When to Use “Your” or “My” on Menu Items

Is the user interface an extension of the user or a separate entity that speaks to the user? This is a question designers need to answer when labeling their menu items.

If it’s an extension of the user, you would label items using “my”. If it’s a separate entity, you would label items using “your”. Choosing the right label can help users find what they want quicker. It’ll also help distinguish between site-generated content and user-created content.

The difference between “your” and “my” is user perspective. There are contexts where you would want the user to view an item from a 1st person perspective. And there are other contexts where you want them to view it from a 2nd person perspective.

Customized vs. Personalized

The word “my” implies possession to an absolute degree. But the word “your” implies possession only to a relative degree. For example, if someone were to say, “I like your dog”, you only own the dog from their perspective. But this is not necessarily the case. It could be someone else’s dog that you’re taking care of.

If you were to say, “This is my dog”, you own the dog from your perspective and theirs. The word “my” implies a higher degree of possession and ownership.


This is why you should use “my” on items that users own or have control over. In other words, use it on items that users can personalize. Use “your” on items that are relevant to the user. In other words, use it on items that the interface has customized for the user.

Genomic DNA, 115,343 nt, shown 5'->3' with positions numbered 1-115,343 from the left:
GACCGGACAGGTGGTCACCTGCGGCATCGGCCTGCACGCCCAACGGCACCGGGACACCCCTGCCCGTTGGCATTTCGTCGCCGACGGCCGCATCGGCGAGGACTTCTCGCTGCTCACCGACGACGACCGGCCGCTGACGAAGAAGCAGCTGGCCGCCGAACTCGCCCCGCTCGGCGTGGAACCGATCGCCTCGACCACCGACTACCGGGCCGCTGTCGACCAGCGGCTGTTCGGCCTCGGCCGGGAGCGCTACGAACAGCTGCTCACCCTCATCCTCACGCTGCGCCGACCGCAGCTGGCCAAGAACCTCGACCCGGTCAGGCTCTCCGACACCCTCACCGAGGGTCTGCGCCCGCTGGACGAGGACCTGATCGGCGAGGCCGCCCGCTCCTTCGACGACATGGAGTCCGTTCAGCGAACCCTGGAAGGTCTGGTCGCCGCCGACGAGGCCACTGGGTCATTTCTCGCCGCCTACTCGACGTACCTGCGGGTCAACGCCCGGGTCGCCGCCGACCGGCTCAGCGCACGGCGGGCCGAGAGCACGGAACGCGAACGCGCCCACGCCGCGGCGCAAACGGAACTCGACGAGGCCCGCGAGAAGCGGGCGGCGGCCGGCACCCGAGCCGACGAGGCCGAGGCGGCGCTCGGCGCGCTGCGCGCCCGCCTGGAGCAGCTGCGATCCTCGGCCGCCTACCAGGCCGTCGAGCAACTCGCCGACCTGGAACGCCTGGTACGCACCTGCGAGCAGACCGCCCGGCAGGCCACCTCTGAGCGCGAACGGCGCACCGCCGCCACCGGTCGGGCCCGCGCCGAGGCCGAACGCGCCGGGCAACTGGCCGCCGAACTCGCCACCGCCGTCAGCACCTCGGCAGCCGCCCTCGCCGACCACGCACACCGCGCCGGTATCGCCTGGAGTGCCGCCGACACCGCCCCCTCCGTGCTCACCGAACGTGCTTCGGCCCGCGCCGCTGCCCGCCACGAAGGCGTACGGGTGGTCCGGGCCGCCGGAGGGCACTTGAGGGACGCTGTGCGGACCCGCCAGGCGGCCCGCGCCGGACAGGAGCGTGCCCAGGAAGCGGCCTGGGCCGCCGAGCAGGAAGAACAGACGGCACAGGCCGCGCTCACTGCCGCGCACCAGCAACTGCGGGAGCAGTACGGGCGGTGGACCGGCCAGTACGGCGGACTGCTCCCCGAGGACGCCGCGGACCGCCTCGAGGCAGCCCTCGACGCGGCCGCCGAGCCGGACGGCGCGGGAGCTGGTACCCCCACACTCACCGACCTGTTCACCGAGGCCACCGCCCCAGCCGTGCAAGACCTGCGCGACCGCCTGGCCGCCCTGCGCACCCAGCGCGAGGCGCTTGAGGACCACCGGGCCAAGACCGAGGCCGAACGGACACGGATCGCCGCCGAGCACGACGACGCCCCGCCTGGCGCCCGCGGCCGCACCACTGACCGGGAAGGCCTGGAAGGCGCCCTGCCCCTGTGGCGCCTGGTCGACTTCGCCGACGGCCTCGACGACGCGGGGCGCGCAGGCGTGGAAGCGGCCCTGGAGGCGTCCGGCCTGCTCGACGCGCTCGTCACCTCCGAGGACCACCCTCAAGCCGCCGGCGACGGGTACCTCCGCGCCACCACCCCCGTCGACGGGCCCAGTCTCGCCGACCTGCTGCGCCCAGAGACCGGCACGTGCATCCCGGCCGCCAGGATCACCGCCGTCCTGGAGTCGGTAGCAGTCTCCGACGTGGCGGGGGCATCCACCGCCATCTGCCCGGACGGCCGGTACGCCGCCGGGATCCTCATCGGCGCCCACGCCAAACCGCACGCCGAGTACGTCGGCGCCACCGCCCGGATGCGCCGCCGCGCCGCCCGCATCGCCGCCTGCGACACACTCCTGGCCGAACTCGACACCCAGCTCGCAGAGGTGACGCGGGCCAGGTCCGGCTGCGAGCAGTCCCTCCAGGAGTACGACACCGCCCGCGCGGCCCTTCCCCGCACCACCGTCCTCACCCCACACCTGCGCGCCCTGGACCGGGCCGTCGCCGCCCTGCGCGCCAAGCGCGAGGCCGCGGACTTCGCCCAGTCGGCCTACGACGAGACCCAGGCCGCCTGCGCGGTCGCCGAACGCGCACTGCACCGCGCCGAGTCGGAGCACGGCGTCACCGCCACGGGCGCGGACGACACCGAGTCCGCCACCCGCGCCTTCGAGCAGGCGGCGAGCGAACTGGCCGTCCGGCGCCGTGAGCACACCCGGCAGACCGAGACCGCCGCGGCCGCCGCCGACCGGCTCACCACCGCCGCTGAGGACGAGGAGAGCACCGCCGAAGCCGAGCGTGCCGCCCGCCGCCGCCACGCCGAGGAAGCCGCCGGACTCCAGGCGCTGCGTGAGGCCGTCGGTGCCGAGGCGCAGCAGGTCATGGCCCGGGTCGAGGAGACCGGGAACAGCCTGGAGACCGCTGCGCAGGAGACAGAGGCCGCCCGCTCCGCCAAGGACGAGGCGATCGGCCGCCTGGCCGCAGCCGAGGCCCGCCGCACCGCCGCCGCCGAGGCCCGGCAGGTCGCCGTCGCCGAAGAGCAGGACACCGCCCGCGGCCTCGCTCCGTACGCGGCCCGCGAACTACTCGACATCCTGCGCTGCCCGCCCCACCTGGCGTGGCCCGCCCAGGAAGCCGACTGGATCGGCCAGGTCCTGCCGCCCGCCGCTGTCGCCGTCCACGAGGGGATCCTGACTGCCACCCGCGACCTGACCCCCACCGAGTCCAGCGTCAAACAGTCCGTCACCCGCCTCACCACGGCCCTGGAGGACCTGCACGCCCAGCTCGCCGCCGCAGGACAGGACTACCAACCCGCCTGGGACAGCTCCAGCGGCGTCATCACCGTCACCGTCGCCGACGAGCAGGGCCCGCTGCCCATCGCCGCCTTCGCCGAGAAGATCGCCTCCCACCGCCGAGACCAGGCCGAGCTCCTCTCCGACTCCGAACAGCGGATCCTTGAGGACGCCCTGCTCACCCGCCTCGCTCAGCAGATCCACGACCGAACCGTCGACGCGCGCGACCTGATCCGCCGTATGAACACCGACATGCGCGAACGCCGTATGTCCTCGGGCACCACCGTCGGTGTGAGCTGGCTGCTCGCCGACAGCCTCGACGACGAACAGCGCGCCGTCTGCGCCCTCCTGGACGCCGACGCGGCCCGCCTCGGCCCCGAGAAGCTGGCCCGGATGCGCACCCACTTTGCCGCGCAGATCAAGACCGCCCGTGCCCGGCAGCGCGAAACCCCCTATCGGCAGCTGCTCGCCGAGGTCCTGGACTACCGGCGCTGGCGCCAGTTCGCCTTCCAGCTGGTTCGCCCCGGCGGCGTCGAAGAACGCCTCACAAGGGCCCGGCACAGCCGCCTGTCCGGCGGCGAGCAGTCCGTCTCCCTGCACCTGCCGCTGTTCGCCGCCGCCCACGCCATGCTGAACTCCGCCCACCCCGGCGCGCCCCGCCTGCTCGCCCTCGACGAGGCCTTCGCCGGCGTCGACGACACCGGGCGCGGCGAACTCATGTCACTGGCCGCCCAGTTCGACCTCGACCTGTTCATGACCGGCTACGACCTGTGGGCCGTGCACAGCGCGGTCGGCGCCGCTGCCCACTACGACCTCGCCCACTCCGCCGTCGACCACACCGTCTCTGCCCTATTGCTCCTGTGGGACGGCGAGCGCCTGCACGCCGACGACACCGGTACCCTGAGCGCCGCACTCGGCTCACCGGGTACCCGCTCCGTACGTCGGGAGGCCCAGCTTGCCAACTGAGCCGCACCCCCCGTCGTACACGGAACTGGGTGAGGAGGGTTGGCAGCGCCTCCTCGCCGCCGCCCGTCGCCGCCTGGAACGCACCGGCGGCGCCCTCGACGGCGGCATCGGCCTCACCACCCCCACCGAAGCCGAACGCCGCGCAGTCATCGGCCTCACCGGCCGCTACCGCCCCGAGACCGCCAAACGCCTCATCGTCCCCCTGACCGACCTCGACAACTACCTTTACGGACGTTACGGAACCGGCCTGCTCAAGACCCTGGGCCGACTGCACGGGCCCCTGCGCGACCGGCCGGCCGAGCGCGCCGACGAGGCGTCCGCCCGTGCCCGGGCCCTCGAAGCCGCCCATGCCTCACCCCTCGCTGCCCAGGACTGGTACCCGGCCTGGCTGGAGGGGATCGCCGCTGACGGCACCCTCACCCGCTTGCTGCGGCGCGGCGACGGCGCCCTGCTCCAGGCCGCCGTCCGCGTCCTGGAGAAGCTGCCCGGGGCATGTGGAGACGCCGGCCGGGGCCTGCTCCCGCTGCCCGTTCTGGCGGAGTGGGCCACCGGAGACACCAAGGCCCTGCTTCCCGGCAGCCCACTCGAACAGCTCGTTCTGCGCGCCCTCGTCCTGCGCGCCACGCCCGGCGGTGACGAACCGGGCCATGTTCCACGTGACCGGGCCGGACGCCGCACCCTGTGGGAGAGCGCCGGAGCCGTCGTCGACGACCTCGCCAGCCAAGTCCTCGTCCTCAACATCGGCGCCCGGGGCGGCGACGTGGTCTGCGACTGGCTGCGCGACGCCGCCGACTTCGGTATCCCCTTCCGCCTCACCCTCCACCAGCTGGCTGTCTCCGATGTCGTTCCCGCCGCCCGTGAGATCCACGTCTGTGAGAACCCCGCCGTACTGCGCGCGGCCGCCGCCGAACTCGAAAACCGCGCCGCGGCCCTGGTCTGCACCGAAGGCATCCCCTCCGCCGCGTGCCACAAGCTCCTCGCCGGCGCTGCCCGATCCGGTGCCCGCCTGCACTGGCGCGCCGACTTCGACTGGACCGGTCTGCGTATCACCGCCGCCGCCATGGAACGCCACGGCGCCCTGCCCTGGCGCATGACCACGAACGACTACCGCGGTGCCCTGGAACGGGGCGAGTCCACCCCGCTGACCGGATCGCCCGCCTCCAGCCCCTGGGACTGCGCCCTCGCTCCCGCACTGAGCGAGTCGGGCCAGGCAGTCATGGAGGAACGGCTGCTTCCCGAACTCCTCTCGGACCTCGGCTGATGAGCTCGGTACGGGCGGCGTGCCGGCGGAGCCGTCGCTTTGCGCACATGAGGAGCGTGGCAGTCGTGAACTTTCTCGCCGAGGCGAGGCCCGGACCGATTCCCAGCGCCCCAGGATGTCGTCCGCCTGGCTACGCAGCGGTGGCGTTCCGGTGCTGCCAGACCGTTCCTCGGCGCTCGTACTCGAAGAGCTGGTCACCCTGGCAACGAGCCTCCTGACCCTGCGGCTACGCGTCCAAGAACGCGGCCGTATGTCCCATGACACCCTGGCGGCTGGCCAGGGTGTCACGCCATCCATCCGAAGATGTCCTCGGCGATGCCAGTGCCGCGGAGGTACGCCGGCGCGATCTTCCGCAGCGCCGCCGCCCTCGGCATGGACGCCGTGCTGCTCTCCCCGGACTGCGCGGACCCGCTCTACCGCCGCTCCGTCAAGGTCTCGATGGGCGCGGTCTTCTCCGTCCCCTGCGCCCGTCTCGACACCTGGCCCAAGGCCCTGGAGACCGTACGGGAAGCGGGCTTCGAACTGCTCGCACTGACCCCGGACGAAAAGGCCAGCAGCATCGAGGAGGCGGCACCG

For example, a site might recommend events for the user based on their location. But they might also offer a way for the user to save events they want to go to.

The recommended events should use the label “Your Local Events” because it’s customized to the user. The events that the user saved should use the label “My Events” because it’s what they have personalized.

What About Neither?

If you didn’t use “your” or “my”, you would make it harder for users to find items that belong to them. When users log in to a site, they immediately want to know where their content is. The word “my” serves as a visual cue for them to identify that.

Not using “your” will make it harder for users to identify items that a site customizes for them. They won’t know whether it’s content that’s displayed for everyone or just them. If it’s displayed just for them, users will have more of an incentive to view it. Not knowing can cause them to miss content they might like.

Differentiate Your Items

The words “your” and “my” affect how users view your menu. Users need them in labels so that they can distinguish what belongs to them and what’s relevant to them. Differentiate customized menu items from personalized ones and you’ll know when to use which.

UI Design Kit


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This Post Has 2 Comments

  1. Steve Joseph Reply


    It’s spaces like this that are encouragements to write and share ideas.

    If by customized we also mean alerts, dialogs, prompts and status then I would say yes. Another way to have explained this or added to is that one would want to use “your” for all or most instructional copy.

    “Please change your name” “Please backup your work”. Then confirmations – “Your work has been successfully saved”, “Your profile has been successfully updated”.

  2. Michael Scheper Reply

    Worth considering, but I think we need a word on consistency here. If ‘my’ and ‘your’ were used in the same context, such as at a single site or in an app, a user would ask ‘so, who are “you”?’

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